Joseph spoke about his dream to become self-sufficient and brought me on his journey from being a school headmaster to having to learn everything from planting trees to building his home. He recalled with great fondness his years of having goats who would kick-out if anyone else tried to milk them, individually named chickens who produced more eggs than he and Adrienne could eat or give away and the skill he developed to kill and skin the rabbits he reared. There were no animals around and Joseph explained that when his children had children of their own, he and Adrienne needed to make the decision to give his animals away so that he could regularly return to Holland to visit them. Having livestock would have restricted him from travelling and making the trip to their cabin was difficult for his children, especially with young babies. I could see the sadness in his face when he talked about having to give away all his animals, but also his joy when he spoke of his grandchildren.

Joseph and Adrienne are quite clearly still in love after all this time – something my wife and I aspire to be like as we continue down our journey of marriage. Joseph explained that there had been moments where he had to learn to understand that self-sufficiency was his dream, not Adrienne’s and so he needed to allow her to live her dream too. She was very happy for Joseph to pursue his self-sufficiency, but wanted her job to be keeping the home, not chasing animals and cultivating fields. Joseph’s handmade home displays a beautiful sign on the wall as you walk up the path to the house that announces ‘”Château” Adrienne’ – his stone-by-stone act of love is not just for his dream of independence, but a shrine to his wife. Adrienne loves to socialise more than Joseph, making regular trips down from their mountain home to the village to meet friends and have coffee. She and Joseph compliment each other wonderfully and told us that Adrienne loves surface chat with several people, whereas Joseph loves to get deep more on a one-to-one level, and they both help each other to balance out a little.

Joseph’s hobby is making wine. He has several vineyards, all in view from his home and from the grapes he is able to produce 800 litres of wine a year – that 1,100 bottles! He opened a full bodied red over lunch and told me that the farmer must have the first taste, to check his wine is good enough for his guests. It was great!

After lunch, Joseph took us around some of his nearest vineyards, quite happily letting our children eat grapes straight from the vine. Our children are absolute fruit monsters and were in their element! First, some very sweet Muscat grapes, which were a honey-yellow colour. Their sweetness meant they were pretty sticky, but they sure were tasty. Some of the bunches had dried grapes on them and Joseph told us that he thought the grapes had some sort of illness stopping them all from growing. He then took us a few steps lower to the red grapes. These all had a white powdery coating on them which, in my ignorance, I always assumed was some sort of pesticide on the shop bought ones we get in the UK. Joseph explained that it was yeast build-up on the skin of the grape. He cut another bunch from the vine for our children to eat. Joseph and Adrienne grow several different types of grape that allow them to make a variety of wines.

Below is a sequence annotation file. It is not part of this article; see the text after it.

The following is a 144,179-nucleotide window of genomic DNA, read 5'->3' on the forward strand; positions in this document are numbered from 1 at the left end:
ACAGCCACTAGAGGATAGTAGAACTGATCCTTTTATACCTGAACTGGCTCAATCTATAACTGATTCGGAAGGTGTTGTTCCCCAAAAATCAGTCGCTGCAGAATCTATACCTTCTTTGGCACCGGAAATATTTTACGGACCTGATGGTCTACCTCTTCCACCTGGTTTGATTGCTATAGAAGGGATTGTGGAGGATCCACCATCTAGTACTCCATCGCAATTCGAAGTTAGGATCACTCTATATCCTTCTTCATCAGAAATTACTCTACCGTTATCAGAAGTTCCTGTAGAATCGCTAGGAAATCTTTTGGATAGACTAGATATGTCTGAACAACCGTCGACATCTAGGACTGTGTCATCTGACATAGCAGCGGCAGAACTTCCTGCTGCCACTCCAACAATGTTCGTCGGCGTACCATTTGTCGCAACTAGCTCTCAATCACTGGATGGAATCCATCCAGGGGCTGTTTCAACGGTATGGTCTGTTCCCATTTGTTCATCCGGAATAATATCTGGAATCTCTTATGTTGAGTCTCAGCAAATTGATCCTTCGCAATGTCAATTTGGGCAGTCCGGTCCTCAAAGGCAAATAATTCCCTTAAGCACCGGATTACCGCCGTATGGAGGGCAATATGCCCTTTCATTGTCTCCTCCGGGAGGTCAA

He explained the whole process from grape to glass for me; from crushing the grapes so that the yeast can mix with the sugar; the 2-3 week fermenting process; pressing the wine; storing it in small stainless steel vats; bottling and of course, drinking. He also explained the different process for white wines. I asked whether he sold the wine, guessing that he would have struggled to get through 3 bottles a day and still manage to keep his farm in good nick! Joseph preferred to give his wine away, considering the three other vineyard owners in the village who make a living from their wine, not wanting to take business away from them. He really has bought in to the lifestyle for the love of it. On the outside wall to the terrace is displayed the words “MON RÊVE” – my dream, and Joseph truly lives and loves his dream.

Adrienne cooked a lovely pasta dish for our children for their dinner. By the evening they both looked pretty feral, having spent most of the day playing bare-foot in the dusty, sun-scorched ground. Adrienne’s gentle nature was so visible in the way she washed our children’s feet so they could put on their shoes before we made our way back to our car in the village. Milo was harbouring a couple of blisters from a new pair of shoes that were rubbing and she patched them up with a plaster, along with his knee he had grazed that afternoon. Our daughter, Aspen, was keen to get involved in the Elastoplast/Band Aid sponsorship deal and so managed to find a couple of old grazes too! Adrienne made a big deal of them and patched them up, making little 2-year-old Aspen’s day.

I have to admit, I was sad to say goodbye to Joseph as we made the bumpy journey back down the mountain with Adrienne. Their incredible home, life journey, lifestyle and above all, generosity and kindness has truly made a mark on my heart. Joseph and Adrienne are the sort of people the world needs more of and I hope to make the trip to visit them again, or to welcome them to our home in the not-too-distant future, to share more stories and to make another wonderful memory.

Joseph and Adrienne, thank you for the most wonderful day, for sharing your lives with us, for playing with our children and for being the lovely people you are. À bientôt!